• McKeigue PM, Miller GJ, Marmot MG. Coronary heart disease in south Asians overseas: a review. J Clin Epidemiol. 1989;42(7):597–609. [PubMed]
  • McKeigue PM, Shah B, Marmot MG. Relation of central obesity and insulin resistance with high diabetes prevalence and cardiovascular risk in South Asians. Lancet. 1991 Feb 16;337(8738):382–386. [PubMed]
  • McKeigue PM, Marmot MG, Syndercombe Court YD, Cottier DE, Rahman S, Riemersma RA. Diabetes, hyperinsulinaemia, and coronary risk factors in Bangladeshis in east London. Br Heart J. 1988 Nov;60(5):390–396. [PMC free article] [PubMed]
  • Knight TM, Smith Z, Whittles A, Sahota P, Lockton JA, Hogg G, Bedford A, Toop M, Kernohan EE, Baker MR. Insulin resistance, diabetes, and risk markers for ischaemic heart disease in Asian men and non-Asian in Bradford. Br Heart J. 1992 May;67(5):343–350. [PMC free article] [PubMed]
  • Bhatnagar D, Anand IS, Durrington PN, Patel DJ, Wander GS, Mackness MI, Creed F, Tomenson B, Chandrashekhar Y, Winterbotham M, et al. Coronary risk factors in people from the Indian subcontinent living in west London and their siblings in India. Lancet. 1995 Feb 18;345(8947):405–409. [PubMed]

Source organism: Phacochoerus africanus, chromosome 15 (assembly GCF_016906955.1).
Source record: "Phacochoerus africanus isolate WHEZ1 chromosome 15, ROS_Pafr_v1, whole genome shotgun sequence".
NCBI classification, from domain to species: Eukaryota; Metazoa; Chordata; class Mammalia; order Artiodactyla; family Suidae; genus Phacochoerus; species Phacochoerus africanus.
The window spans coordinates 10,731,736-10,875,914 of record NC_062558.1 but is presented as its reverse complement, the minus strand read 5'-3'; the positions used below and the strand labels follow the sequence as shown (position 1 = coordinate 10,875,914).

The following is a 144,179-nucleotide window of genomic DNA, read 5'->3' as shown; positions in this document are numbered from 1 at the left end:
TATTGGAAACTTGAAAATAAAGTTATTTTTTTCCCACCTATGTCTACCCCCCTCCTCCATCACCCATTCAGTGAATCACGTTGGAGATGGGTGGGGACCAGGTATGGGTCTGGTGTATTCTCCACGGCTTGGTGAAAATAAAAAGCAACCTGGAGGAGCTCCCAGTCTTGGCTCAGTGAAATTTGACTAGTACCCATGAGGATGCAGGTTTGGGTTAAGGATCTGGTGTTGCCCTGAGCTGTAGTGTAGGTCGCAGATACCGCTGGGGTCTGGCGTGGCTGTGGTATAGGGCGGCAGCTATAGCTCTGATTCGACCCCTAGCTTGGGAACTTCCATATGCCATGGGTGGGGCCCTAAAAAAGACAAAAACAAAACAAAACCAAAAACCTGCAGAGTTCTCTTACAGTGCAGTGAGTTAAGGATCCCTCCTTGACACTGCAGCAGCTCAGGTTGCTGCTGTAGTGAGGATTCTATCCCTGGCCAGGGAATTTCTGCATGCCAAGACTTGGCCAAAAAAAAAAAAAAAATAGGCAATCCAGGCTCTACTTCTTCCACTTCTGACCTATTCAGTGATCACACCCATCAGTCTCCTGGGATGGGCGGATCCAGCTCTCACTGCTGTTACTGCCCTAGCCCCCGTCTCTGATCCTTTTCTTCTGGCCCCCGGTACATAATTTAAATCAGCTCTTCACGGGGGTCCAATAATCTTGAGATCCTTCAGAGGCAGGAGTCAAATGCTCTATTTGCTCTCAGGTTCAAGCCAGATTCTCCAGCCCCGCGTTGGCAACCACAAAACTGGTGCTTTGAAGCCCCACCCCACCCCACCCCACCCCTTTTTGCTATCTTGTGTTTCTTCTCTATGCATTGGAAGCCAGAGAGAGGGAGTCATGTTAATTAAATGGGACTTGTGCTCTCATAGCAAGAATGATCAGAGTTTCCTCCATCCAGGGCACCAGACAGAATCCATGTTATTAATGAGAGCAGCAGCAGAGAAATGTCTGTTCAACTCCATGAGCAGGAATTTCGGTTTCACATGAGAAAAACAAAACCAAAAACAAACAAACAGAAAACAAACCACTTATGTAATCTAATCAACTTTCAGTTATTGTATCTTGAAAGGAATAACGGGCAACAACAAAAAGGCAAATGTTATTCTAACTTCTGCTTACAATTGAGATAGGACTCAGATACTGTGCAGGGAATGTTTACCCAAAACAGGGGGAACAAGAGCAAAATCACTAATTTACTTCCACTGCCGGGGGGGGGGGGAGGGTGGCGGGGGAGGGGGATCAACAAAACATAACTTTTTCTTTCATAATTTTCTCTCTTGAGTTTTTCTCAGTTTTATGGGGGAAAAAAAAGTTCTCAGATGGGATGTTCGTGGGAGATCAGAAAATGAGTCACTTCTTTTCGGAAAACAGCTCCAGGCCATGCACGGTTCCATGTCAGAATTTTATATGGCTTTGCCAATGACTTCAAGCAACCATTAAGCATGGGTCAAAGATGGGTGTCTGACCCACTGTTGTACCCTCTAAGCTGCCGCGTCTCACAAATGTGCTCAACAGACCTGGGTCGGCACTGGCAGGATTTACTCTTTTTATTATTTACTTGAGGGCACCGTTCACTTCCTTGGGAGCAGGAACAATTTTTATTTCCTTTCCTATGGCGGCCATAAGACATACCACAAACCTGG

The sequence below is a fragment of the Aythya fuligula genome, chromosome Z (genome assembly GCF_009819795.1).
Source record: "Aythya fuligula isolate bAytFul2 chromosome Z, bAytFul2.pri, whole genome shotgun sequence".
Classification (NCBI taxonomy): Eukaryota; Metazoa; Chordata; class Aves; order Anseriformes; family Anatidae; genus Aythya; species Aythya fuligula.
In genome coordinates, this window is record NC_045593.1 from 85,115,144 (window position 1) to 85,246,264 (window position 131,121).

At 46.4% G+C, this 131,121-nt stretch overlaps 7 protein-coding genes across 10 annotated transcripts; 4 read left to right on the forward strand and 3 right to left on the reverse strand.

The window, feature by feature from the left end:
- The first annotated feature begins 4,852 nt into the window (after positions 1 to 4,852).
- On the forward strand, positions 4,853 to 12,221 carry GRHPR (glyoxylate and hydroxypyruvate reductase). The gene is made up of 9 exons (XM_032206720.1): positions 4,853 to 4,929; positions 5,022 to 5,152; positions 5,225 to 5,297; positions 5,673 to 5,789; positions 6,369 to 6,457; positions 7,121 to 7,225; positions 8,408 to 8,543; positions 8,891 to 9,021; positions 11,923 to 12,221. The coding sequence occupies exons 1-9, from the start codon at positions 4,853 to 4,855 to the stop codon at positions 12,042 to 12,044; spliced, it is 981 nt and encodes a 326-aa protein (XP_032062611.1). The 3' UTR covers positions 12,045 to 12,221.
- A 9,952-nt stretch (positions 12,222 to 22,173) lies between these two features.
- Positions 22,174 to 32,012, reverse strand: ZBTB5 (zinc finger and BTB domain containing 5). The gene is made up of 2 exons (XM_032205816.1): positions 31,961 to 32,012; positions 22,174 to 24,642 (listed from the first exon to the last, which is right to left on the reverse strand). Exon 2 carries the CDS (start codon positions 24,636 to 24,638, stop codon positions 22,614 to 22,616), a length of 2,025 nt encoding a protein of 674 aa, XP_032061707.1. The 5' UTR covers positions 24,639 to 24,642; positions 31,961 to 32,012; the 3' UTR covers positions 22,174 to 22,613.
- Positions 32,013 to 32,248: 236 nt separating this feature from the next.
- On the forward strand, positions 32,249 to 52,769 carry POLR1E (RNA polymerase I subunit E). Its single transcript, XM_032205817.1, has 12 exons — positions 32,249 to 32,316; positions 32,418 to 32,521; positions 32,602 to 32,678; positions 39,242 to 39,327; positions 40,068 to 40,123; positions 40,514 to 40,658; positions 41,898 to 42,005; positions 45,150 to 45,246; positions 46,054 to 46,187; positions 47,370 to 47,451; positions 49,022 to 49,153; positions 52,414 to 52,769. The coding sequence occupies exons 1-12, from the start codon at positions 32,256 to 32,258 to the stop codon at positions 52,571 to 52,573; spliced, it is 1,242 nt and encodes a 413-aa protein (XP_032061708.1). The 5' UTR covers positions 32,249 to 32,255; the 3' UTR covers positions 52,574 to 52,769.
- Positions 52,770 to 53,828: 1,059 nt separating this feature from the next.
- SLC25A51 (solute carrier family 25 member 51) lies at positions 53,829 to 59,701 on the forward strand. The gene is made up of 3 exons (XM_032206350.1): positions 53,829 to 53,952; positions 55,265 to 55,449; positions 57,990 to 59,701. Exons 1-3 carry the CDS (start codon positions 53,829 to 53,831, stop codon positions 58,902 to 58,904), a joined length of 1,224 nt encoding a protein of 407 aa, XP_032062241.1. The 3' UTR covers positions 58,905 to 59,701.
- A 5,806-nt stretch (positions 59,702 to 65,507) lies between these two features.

• Anand SS, Enas EA, Pogue J, Haffner S, Pearson T, Yusuf S. Elevated lipoprotein(a) levels in South Asians in North America. Metabolism. 1998 Feb;47(2):182–184. [PubMed]
  • Mancia G, Zanchetti A, Agabiti-Rosei E, Benemio G, De Cesaris R, Fogari R, Pessina A, Porcellati C, Rappelli A, Salvetti A, et al. Ambulatory blood pressure is superior to clinic blood pressure in predicting treatment-induced regression of left ventricular hypertrophy. SAMPLE Study Group. Study on Ambulatory Monitoring of Blood Pressure and Lisinopril Evaluation. Circulation. 1997 Mar 18;95(6):1464–1470. [PubMed]

Figures and Tables

Figure 1
Follow up scheme for the 723 study patients.
Figure 2
Baseline and follow up clinic blood pressures in white, south Asian, and Afro-Caribbean subjects.
Figure 3
Incidence of non-cardiovascular, coronary, and cerebrovascular events in white, south Asian, and Afro-Caribbean subjects. *p < 0.01 v Afro-Caribbeans; **p < 0.01 v whites and Afro-Caribbeans.

Articles from Heart are provided here courtesy of BMJ Group


Related citations in PubMed

See reviews...See all...

Cited by other articles in PMC

See all...


  • Cited in Books
    Cited in Books
    PubMed Central articles cited in books
  • PubMed
    PubMed citations for these articles

Recent Activity

Your browsing activity is empty.

Activity recording is turned off.

Turn recording back on

See more...